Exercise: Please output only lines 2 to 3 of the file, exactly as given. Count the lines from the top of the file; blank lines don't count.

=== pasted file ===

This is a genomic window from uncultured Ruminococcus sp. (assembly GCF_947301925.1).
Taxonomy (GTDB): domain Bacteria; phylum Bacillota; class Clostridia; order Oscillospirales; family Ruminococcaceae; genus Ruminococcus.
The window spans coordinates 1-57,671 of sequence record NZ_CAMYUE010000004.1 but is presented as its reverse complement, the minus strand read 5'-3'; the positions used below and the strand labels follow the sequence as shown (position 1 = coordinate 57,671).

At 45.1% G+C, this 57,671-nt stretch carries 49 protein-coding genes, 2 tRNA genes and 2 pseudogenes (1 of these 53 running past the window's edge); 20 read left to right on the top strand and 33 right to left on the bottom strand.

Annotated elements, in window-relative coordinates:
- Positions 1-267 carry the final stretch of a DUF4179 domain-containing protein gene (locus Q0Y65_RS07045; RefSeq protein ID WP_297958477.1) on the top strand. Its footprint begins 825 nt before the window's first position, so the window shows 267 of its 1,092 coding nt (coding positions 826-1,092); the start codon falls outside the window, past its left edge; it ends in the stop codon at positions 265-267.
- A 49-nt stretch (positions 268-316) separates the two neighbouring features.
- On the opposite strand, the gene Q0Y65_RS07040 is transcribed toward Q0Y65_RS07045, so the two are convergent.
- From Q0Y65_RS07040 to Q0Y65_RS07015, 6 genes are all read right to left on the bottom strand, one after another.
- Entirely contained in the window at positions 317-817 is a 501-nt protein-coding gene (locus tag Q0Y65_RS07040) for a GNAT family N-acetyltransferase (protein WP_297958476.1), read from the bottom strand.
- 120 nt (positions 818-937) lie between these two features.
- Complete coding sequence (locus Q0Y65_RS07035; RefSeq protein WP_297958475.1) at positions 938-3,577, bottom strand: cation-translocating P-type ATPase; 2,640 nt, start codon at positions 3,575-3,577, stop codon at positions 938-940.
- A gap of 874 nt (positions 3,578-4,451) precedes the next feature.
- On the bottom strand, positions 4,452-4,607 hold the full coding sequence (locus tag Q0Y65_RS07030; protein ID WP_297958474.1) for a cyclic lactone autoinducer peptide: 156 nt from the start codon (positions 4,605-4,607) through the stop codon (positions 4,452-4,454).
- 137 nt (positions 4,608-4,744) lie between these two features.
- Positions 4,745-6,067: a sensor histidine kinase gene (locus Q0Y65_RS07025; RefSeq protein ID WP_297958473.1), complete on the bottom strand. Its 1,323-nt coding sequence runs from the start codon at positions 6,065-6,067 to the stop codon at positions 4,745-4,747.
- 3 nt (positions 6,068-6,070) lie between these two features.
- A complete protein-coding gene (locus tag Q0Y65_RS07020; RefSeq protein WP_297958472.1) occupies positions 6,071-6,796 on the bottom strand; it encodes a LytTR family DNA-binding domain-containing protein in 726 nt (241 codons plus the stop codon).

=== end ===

Taxonomy (GTDB): domain Bacteria; phylum Bacillota; class Clostridia; order Oscillospirales; family Ruminococcaceae; genus Ruminococcus.
The window spans coordinates 1-57,671 of sequence record NZ_CAMYUE010000004.1 but is presented as its reverse complement, the minus strand read 5'-3'; the positions used below and the strand labels follow the sequence as shown (position 1 = coordinate 57,671).